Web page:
Have you noticed that during independence or end-of-year celebrations, we tend to indulge in more food and drinks than usual?. Only to end up with a terrible reflux or heartburn.
Well, it’s all part of the holiday spirit. However, in Chile, the national holidays often span a week, and the excessive feasting can lead to stomach discomfort and acid reflux or heartburn for many of us. To counter this, the majority of people turn to typical antacids or medications to reduce stomach acidity. But it’s crucial to pay attention to this issue because lowering stomach acidity (essentially raising the pH of gastric acid) may not be as beneficial as it seems and could have negative long-term consequences.
Lowering stomach acidity (in other words, raising the pH of gastric acid) is not good and can have negative consequences in the long run.
Heartburn and Reflux
I used to suffer greatly from heartburn and nighttime reflux. Whenever I consumed heavy carbohydrates, it was inevitable that I’d need some medication to relieve the discomfort. As a result, I always kept antacid tablets or a bottle of fruit salts within reach.
Unfortunately, there’s a hidden danger in relying on these medications. What’s essential to understand is that the stomach needs highly acidic gastric juice, with a pH between 1 and 2 (on the acidity scale where 0 is the most acidic and 14 is the most alkaline), to perform its digestion job effectively. Gastric juice is even more acidic than vinegar, and this acidity is crucial for proper functioning.
However, those who experience gastric problems tend to shift towards more alkaline levels (less acidic) with a pH ranging from 2.5 to 6.0, especially after overindulging in carbohydrates. At this less acidic level, the stomach’s functionality is impaired, the cardiac sphincter does not close properly and stomach starts to make contractions that push excess food and gastric juices back into the esophagus, causing discomfort and the well-known sensation of gastric acidity, heartburn or reflux (a more accurate term). Consequently, many people resort to tablets with bicarbonate or other chemicals, further increasing the alkalinity of the gastric juice, which may exacerbate the issue.
What is the trap?
The real problem and significant mistake arise when we further alkalize the food and gastric juices, pushing the pH above 6. At this point, the issue of digestion and reflux may not cause pain or burning sensations, leading us to believe that we are better off. However, the reality is that we are only prolonging the digestive process by three times its normal duration. Even though the heaviness in the stomach may subside, the damage continues. Permanently following this approach can have severe consequences, affecting crucial processes such as protein assimilation, calcium, zinc, vitamin D absorption, bile production, and even thyroid function. My personal experience with this matter led me to investigate extensively.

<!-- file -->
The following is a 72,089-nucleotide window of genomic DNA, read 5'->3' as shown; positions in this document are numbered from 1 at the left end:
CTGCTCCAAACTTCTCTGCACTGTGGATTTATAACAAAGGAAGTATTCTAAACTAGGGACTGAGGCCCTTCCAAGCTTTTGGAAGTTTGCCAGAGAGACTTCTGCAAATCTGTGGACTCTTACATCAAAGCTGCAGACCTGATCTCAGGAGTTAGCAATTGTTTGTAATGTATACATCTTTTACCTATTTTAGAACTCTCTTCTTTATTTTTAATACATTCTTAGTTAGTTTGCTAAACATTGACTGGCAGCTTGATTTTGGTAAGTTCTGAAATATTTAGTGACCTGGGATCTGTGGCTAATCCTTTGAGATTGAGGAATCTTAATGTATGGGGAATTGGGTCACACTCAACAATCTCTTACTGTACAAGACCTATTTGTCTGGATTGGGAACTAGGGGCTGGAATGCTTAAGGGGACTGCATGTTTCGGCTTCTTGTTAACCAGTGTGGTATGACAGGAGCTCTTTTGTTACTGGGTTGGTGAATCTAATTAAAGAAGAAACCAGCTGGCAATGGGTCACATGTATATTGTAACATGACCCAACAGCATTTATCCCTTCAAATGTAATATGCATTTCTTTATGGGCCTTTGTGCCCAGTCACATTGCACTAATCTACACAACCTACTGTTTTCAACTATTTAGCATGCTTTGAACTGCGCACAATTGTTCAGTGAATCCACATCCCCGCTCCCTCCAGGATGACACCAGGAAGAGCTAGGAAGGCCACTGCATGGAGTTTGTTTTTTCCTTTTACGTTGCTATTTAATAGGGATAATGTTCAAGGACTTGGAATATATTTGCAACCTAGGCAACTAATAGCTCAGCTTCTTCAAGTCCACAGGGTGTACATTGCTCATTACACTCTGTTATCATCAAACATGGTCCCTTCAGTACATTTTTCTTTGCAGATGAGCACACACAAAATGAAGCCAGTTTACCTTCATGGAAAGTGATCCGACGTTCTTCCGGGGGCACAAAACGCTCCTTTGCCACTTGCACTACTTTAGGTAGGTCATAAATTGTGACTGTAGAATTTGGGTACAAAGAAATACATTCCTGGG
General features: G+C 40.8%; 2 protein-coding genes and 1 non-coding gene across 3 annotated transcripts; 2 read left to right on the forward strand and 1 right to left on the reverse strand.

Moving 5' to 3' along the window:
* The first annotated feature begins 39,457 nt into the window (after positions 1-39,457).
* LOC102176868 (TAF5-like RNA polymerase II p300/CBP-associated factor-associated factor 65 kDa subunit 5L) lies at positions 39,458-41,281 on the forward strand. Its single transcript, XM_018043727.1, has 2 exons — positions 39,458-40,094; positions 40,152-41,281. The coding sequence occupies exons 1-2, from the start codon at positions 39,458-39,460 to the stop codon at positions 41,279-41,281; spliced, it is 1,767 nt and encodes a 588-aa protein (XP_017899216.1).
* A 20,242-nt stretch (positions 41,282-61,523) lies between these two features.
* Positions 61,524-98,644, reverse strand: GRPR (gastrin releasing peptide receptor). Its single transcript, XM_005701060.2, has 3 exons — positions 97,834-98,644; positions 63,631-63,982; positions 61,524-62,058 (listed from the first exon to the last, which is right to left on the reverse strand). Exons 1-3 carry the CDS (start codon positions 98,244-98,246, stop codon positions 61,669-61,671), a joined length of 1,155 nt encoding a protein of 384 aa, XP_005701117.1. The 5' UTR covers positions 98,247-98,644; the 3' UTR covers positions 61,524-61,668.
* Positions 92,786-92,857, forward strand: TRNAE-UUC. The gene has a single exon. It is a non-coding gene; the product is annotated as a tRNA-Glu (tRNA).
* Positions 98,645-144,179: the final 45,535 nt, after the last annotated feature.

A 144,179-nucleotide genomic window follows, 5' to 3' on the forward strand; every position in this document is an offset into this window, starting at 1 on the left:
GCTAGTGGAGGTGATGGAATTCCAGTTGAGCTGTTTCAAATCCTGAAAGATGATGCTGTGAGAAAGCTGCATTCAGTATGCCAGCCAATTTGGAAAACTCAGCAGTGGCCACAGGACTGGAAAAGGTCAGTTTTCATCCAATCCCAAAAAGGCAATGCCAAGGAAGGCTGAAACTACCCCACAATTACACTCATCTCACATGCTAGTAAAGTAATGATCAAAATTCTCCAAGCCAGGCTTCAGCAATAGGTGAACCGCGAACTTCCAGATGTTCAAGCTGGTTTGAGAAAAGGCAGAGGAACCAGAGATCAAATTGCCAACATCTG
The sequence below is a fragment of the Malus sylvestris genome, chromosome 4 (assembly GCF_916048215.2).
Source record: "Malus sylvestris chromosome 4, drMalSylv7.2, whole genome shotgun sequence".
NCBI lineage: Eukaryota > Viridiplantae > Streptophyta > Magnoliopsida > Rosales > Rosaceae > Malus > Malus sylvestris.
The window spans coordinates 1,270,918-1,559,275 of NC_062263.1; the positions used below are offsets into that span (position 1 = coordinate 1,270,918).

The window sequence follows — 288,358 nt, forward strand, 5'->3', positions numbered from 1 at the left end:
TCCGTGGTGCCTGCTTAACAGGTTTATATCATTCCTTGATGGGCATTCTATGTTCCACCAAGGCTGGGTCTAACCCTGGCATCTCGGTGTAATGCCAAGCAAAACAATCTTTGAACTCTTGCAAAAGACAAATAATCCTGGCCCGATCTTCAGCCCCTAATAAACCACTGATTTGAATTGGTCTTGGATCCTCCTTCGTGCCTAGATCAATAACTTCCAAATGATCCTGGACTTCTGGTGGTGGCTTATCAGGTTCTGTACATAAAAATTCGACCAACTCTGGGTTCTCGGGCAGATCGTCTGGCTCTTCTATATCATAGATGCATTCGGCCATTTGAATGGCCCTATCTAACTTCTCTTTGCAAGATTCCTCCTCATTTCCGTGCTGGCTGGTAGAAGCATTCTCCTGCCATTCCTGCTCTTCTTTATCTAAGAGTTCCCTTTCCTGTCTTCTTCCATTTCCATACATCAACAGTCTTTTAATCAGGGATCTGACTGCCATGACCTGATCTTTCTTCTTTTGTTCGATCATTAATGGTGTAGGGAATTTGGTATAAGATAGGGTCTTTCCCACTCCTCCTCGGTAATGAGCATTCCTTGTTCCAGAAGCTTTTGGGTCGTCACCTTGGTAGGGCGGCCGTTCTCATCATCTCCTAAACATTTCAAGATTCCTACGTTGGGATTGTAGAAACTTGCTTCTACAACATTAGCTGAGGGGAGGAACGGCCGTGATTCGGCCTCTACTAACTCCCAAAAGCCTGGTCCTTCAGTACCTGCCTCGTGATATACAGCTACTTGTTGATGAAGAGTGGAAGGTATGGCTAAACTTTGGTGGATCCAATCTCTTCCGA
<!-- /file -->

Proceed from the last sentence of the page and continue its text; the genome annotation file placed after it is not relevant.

While antacids or proton pump inhibitors like omeprazole, ranitidine, or famotidine might offer temporary relief during special occasions like national holidays or the end of the year, relying on them regularly can cause unimaginable harm to one’s health.
Let me share that I’m not conveying this as a doctor or scientist, but as someone who lived through it firsthand. For years, I was dependent on famotidine, ranitidine, and various antacids, and it took a toll on my body. You can find the whole story in another post I wrote some time ago.
What is the recommended course of action then?
Indeed, the solution may appear contradictory, but the key is to restore the stomach’s acidity to its highly acidic, normal pH. Achieving this requires time and patience. Personally, I found great success with organic apple cider vinegar. Incorporating a tablespoon of it into my meals, even using it as a lemon substitute in salads, made a significant difference. Kombucha became a part of my diet, replacing other beverages, while I also introduced homemade Kefir to my breakfast routine, all very acidic meals. As a result, stomach acidity and reflux became a thing of the past without me even realizing it.
Today, it’s been years since I last suffered from reflux. Admittedly, I’m more mindful of what I eat and avoid excesses, but I’m not perfect, and occasional indulgences happen. If I do experience any discomfort, I turn to a glass of Kombucha or some water with a tbsp of apple cider vinegar, giving my stomach time to readjust to its acidic pH. In other words, I endure the discomfort briefly, and it’s manageable.
Additionally, there are over-the-counter supplements like betaine hydrochloride (betaine HCL) that can assist with these issues by increasing the stomach’s hydrochloric acid levels and aiding digestion. Bile salts are also helpful when there’s insufficient bile to break down fats consumed.
For those dealing with frequent reflux, I strongly recommend seeking advice from a functional medicine doctor who can address the root cause of the gastric problem. Settling for mere antacids that mask a deeper issue isn’t the solution. Reflux is not normal and can be effectively healed.
Wishing you a delightful holiday season ahead!
With great love and gratitude to all the sources of information and wisdom
that have allowed me to reach this knowledge and share this information!